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CAPEC-89: Pharming

Attack Pattern ID: 89
Abstraction: Standard
Status: Draft
Presentation Filter:
+ Description
A pharming attack occurs when the victim is fooled into entering sensitive data into supposedly trusted locations, such as an online bank site or a trading platform. An attacker can impersonate these supposedly trusted sites and have the victim be directed to his site rather than the originally intended one. Pharming does not require script injection or clicking on malicious links for the attack to succeed.
+ Likelihood Of Attack


+ Typical Severity

Very High

+ Relationships

The table(s) below shows the other attack patterns and high level categories that are related to this attack pattern. These relationships are defined as ChildOf, ParentOf, MemberOf and give insight to similar items that may exist at higher and lower levels of abstraction. In addition, relationships such as CanFollow, PeerOf, and CanAlsoBe are defined to show similar attack patterns that the user may want to explore.

+ Relevant to the view "Mechanisms of Attack" (CAPEC-1000)
ChildOfMeta Attack PatternMeta Attack Pattern - A meta level attack pattern in CAPEC is a decidedly abstract characterization of a specific methodology or technique used in an attack. A meta attack pattern is often void of a specific technology or implementation and is meant to provide an understanding of a high level approach. A meta level attack pattern is a generalization of related group of standard level attack patterns. Meta level attack patterns are particularly useful for architecture and design level threat modeling exercises.151Identity Spoofing
CanFollowDetailed Attack PatternDetailed Attack Pattern - A detailed level attack pattern in CAPEC provides a low level of detail, typically leveraging a specific technique and targeting a specific technology, and expresses a complete execution flow. Detailed attack patterns are more specific than meta attack patterns and standard attack patterns and often require a specific protection mechanism to mitigate actual attacks. A detailed level attack pattern often will leverage a number of different standard level attack patterns chained together to accomplish a goal.142DNS Cache Poisoning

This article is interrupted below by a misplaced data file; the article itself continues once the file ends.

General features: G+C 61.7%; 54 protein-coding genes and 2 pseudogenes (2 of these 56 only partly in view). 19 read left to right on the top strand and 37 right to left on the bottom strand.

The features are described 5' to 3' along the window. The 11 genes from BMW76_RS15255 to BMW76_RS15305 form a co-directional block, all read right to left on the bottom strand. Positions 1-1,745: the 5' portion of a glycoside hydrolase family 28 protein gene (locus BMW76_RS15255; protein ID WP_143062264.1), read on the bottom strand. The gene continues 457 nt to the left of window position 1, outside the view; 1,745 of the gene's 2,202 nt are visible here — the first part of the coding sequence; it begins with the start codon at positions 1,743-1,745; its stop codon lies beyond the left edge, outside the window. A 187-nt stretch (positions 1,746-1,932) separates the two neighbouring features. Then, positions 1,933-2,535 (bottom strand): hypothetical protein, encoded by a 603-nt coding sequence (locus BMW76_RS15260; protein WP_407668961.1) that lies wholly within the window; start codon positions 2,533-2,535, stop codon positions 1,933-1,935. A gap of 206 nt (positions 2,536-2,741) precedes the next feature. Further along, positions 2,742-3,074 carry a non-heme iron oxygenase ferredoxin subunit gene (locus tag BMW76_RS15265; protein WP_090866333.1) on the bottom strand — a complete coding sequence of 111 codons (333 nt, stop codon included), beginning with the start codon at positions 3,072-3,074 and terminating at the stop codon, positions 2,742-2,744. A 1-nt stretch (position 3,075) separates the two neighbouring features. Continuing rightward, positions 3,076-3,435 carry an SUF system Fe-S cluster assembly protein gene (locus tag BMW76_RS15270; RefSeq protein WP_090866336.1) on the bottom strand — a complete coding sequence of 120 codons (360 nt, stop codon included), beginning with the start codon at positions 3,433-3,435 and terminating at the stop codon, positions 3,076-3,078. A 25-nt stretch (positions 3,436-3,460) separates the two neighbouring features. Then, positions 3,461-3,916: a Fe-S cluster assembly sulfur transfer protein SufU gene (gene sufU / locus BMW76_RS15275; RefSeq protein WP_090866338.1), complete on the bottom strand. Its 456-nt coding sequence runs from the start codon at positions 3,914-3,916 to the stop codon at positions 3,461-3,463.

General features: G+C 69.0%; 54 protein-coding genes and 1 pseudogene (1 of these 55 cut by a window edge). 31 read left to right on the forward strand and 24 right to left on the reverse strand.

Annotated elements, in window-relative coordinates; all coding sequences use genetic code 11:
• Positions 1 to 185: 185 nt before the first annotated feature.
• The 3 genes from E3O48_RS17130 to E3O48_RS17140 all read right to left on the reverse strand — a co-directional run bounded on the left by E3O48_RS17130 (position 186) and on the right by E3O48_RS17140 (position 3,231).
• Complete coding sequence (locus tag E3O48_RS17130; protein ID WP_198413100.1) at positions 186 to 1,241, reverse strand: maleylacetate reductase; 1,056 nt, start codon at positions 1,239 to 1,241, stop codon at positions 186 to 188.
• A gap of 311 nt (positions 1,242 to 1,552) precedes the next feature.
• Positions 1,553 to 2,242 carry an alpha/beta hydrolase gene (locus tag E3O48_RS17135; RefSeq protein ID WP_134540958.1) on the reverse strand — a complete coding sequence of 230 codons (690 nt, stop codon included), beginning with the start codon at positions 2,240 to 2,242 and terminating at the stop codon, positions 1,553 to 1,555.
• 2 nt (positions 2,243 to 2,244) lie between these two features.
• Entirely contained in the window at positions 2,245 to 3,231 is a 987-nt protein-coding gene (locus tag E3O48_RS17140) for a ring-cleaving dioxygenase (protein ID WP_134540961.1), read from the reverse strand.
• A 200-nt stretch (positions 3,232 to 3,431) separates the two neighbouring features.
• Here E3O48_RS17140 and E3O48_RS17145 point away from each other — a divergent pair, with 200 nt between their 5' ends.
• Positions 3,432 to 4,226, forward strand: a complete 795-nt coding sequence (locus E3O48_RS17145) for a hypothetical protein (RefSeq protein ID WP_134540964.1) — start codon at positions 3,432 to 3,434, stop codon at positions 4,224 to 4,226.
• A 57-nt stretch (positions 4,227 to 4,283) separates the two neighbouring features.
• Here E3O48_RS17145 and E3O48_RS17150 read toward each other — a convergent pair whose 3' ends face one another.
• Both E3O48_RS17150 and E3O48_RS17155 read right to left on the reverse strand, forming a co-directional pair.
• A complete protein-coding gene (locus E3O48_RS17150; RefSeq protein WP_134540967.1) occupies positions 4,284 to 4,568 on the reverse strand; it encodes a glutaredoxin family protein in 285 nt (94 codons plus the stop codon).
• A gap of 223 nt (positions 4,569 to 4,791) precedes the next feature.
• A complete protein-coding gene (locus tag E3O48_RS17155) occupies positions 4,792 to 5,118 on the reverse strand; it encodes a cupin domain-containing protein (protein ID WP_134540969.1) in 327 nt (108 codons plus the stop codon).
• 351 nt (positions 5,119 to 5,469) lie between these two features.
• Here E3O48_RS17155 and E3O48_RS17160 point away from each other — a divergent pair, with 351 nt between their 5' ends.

+ Execution Flow
  1. Attacker sets up a system mocking the one trusted by the users. This is usually a website that requires or handles sensitive information.

  2. The attacker then poisons the resolver for the targeted site. This is achieved by poisoning the DNS server, or the local hosts file, that directs the user to the original website

  3. When the victim requests the URL for the site, the poisoned records direct the victim to the attackers' system rather than the original one.

  4. Because of the identical nature of the original site and the attacker controlled one, and the fact that the URL is still the original one, the victim trusts the website reached and the attacker can now "farm" sensitive information such as credentials or account numbers.

+ Prerequisites
Vulnerable DNS software or improperly protected hosts file or router that can be poisoned
A website that handles sensitive information but does not use a secure connection and a certificate that is valid is also prone to pharming
+ Skills Required
[Level: Medium]
The attacker needs to be able to poison the resolver - DNS entries or local hosts file or router entry pointing to a trusted DNS server - in order to successfully carry out a pharming attack. Setting up a fake website, identical to the targeted one, does not require special skills.
+ Resources Required
None: No specialized resources are required to execute this type of attack. Having knowledge of the way the target site has been structured, in order to create a fake version, is required. Poisoning the resolver requires knowledge of a vulnerability that can be exploited.
+ Consequences

The table below specifies different individual consequences associated with the attack pattern. The Scope identifies the security property that is violated, while the Impact describes the negative technical impact that arises if an adversary succeeds in their attack. The Likelihood provides information about how likely the specific consequence is expected to be seen relative to the other consequences in the list. For example, there may be high likelihood that a pattern will be used to achieve a certain impact, but a low likelihood that it will be exploited to achieve a different impact.

Read Data
+ Mitigations
All sensitive information must be handled over a secure connection.
Known vulnerabilities in DNS or router software or in operating systems must be patched as soon as a fix has been released and tested.
End users must ensure that they provide sensitive information only to websites that they trust, over a secure connection with a valid certificate issued by a well-known certificate authority.
+ Example Instances

An online bank website requires users to provide their customer ID and password to log on, but does not use a secure connection.

An attacker can setup a similar fake site and leverage pharming to collect this information from unknowing victims.

+ Content History
Submission DateSubmitterOrganization
2014-06-23CAPEC Content TeamThe MITRE Corporation
Modification DateModifierOrganization
2015-12-07CAPEC Content TeamThe MITRE Corporation
Updated Related_Attack_Patterns
2017-05-01CAPEC Content TeamThe MITRE Corporation
Updated Related_Weaknesses
2017-08-04CAPEC Content TeamThe MITRE Corporation
Updated Resources_Required

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Page Last Updated or Reviewed: July 31, 2018